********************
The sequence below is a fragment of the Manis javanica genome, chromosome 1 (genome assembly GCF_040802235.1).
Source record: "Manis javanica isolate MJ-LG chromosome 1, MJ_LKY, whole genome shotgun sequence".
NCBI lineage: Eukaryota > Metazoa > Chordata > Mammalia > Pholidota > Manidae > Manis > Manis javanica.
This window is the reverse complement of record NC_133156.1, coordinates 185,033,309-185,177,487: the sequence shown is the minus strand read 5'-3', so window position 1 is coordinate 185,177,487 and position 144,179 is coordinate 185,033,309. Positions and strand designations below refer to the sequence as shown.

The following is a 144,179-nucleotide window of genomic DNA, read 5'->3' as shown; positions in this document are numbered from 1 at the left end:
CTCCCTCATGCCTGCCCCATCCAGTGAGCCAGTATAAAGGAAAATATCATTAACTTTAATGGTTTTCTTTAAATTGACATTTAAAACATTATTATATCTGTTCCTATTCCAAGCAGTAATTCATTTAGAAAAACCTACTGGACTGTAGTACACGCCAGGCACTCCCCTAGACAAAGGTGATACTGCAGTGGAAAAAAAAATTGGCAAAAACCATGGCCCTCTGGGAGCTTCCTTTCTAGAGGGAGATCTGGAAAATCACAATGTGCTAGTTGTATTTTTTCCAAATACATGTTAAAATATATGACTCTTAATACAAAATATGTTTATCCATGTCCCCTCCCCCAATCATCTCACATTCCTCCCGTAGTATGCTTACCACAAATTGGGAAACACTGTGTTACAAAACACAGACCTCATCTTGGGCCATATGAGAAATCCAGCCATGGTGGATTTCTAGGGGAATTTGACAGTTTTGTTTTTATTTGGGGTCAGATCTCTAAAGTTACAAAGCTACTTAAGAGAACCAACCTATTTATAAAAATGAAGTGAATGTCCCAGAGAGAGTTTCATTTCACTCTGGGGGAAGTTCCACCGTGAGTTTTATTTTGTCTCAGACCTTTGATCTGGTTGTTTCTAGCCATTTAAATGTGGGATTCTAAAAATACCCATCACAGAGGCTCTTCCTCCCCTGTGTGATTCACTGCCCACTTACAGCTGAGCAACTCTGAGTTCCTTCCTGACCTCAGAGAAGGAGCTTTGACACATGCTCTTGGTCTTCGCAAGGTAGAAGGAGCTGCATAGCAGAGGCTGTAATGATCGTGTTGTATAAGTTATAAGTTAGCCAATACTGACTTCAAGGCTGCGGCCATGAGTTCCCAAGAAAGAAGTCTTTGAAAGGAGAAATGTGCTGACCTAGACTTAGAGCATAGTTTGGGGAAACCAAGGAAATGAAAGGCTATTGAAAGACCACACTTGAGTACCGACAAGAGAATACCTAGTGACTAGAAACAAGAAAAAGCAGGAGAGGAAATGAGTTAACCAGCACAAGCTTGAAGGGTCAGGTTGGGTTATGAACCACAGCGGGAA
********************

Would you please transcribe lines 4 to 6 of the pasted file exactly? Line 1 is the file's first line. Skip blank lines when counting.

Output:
This window is the reverse complement of record NC_133156.1, coordinates 185,033,309-185,177,487: the sequence shown is the minus strand read 5'-3', so window position 1 is coordinate 185,177,487 and position 144,179 is coordinate 185,033,309. Positions and strand designations below refer to the sequence as shown.

The following is a 144,179-nucleotide window of genomic DNA, read 5'->3' as shown; positions in this document are numbered from 1 at the left end:
CTCCCTCATGCCTGCCCCATCCAGTGAGCCAGTATAAAGGAAAATATCATTAACTTTAATGGTTTTCTTTAAATTGACATTTAAAACATTATTATATCTGTTCCTATTCCAAGCAGTAATTCATTTAGAAAAACCTACTGGACTGTAGTACACGCCAGGCACTCCCCTAGACAAAGGTGATACTGCAGTGGAAAAAAAAATTGGCAAAAACCATGGCCCTCTGGGAGCTTCCTTTCTAGAGGGAGATCTGGAAAATCACAATGTGCTAGTTGTATTTTTTCCAAATACATGTTAAAATATATGACTCTTAATACAAAATATGTTTATCCATGTCCCCTCCCCCAATCATCTCACATTCCTCCCGTAGTATGCTTACCACAAATTGGGAAACACTGTGTTACAAAACACAGACCTCATCTTGGGCCATATGAGAAATCCAGCCATGGTGGATTTCTAGGGGAATTTGACAGTTTTGTTTTTATTTGGGGTCAGATCTCTAAAGTTACAAAGCTACTTAAGAGAACCAACCTATTTATAAAAATGAAGTGAATGTCCCAGAGAGAGTTTCATTTCACTCTGGGGGAAGTTCCACCGTGAGTTTTATTTTGTCTCAGACCTTTGATCTGGTTGTTTCTAGCCATTTAAATGTGGGATTCTAAAAATACCCATCACAGAGGCTCTTCCTCCCCTGTGTGATTCACTGCCCACTTACAGCTGAGCAACTCTGAGTTCCTTCCTGACCTCAGAGAAGGAGCTTTGACACATGCTCTTGGTCTTCGCAAGGTAGAAGGAGCTGCATAGCAGAGGCTGTAATGATCGTGTTGTATAAGTTATAAGTTAGCCAATACTGACTTCAAGGCTGCGGCCATGAGTTCCCAAGAAAGAAGTCTTTGAAAGGAGAAATGTGCTGACCTAGACTTAGAGCATAGTTTGGGGAAACCAAGGAAATGAAAGGCTATTGAAAGACCACACTTGAGTACCGACAAGAGAATACCTAGTGACTAGAAACAAGAAAAAGCAGGAGAGGAAATGAGTTAACCAGCACAAGCTTGAAGGGTCAGGTTGGGTTATGAACCACAGCGGGAA